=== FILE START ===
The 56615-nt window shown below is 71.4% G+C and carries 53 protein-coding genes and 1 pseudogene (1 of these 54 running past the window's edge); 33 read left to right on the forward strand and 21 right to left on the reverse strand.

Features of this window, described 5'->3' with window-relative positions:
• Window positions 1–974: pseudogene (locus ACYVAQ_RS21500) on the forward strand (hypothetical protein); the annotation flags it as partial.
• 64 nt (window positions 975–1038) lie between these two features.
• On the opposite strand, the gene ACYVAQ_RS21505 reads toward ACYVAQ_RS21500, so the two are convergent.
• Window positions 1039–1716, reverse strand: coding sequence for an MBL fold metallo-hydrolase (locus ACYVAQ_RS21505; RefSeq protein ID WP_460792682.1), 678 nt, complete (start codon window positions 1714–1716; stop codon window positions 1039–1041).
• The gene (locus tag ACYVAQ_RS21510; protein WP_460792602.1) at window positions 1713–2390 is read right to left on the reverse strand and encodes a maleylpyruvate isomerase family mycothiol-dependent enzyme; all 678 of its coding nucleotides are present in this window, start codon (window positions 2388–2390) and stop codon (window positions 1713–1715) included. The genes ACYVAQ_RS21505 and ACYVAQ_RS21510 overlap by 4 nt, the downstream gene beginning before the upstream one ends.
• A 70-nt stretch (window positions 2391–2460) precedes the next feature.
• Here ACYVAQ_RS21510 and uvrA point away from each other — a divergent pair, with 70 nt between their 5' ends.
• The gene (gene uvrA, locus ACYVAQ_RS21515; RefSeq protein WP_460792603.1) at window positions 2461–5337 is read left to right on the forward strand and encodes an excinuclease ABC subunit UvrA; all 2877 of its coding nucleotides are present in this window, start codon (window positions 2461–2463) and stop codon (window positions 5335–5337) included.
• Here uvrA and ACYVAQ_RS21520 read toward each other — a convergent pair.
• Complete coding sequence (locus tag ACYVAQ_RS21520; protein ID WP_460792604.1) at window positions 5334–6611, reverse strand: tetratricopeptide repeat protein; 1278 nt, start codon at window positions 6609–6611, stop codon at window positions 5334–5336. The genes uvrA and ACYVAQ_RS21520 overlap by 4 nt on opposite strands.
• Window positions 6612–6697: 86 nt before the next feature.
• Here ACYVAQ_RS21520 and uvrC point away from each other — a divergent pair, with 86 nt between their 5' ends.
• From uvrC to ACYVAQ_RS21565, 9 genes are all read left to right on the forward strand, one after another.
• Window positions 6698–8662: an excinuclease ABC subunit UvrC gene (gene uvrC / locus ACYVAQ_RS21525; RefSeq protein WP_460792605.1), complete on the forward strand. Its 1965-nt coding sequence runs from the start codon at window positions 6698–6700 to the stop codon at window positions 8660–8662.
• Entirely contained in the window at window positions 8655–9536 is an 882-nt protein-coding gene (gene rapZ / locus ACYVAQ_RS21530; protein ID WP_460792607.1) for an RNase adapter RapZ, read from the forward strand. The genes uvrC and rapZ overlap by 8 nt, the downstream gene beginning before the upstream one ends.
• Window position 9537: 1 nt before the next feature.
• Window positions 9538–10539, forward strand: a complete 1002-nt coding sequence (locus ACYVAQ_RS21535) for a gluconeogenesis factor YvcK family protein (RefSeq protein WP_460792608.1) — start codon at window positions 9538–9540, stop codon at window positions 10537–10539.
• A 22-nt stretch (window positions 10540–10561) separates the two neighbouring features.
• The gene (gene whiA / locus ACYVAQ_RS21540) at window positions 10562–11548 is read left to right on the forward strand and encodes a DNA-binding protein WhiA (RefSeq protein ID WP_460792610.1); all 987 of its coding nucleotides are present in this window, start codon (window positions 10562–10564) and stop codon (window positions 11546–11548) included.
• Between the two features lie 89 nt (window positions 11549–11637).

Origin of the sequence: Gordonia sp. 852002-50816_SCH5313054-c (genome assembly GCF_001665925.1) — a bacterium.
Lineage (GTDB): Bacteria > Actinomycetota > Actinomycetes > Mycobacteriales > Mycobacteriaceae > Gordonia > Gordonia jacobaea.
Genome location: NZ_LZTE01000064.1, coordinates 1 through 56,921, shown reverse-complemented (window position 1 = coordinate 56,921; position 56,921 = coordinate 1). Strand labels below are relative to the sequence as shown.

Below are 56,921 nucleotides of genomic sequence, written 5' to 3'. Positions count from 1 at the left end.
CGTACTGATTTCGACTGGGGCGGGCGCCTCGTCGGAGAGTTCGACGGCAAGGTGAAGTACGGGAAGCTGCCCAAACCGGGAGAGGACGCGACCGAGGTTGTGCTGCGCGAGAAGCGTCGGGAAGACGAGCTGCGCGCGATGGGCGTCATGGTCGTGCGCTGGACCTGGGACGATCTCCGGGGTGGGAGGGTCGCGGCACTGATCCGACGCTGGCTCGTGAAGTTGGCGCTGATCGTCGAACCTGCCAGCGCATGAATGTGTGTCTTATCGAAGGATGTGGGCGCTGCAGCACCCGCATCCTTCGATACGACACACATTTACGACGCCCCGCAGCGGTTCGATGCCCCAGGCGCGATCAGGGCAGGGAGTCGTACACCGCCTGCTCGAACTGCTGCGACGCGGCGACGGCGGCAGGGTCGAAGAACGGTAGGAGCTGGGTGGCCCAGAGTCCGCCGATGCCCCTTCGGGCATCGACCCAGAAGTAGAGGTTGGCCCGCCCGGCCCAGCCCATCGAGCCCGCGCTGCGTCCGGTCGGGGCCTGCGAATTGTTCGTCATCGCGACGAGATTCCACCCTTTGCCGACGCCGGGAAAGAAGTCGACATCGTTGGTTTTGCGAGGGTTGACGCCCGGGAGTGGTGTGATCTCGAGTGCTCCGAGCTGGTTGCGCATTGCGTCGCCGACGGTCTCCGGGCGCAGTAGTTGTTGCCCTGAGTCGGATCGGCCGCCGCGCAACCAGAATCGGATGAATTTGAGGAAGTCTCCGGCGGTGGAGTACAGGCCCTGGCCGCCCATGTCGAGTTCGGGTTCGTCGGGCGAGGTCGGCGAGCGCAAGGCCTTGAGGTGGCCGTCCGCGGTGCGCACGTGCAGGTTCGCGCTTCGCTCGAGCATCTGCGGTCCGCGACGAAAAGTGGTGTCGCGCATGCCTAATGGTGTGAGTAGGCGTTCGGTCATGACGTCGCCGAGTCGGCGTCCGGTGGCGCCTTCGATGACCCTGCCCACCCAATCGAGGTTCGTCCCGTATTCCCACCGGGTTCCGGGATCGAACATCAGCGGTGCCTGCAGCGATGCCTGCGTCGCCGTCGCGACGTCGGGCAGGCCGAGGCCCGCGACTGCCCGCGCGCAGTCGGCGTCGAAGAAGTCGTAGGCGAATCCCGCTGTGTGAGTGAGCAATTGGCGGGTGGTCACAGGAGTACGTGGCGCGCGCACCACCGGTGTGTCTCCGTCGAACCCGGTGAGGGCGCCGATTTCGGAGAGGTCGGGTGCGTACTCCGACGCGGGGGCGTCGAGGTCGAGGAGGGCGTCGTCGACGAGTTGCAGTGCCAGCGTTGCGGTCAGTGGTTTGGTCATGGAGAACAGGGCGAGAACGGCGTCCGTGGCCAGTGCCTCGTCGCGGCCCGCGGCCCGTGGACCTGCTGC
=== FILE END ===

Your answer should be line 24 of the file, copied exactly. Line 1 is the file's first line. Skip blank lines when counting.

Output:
Lineage (GTDB): Bacteria > Actinomycetota > Actinomycetes > Mycobacteriales > Mycobacteriaceae > Gordonia > Gordonia jacobaea.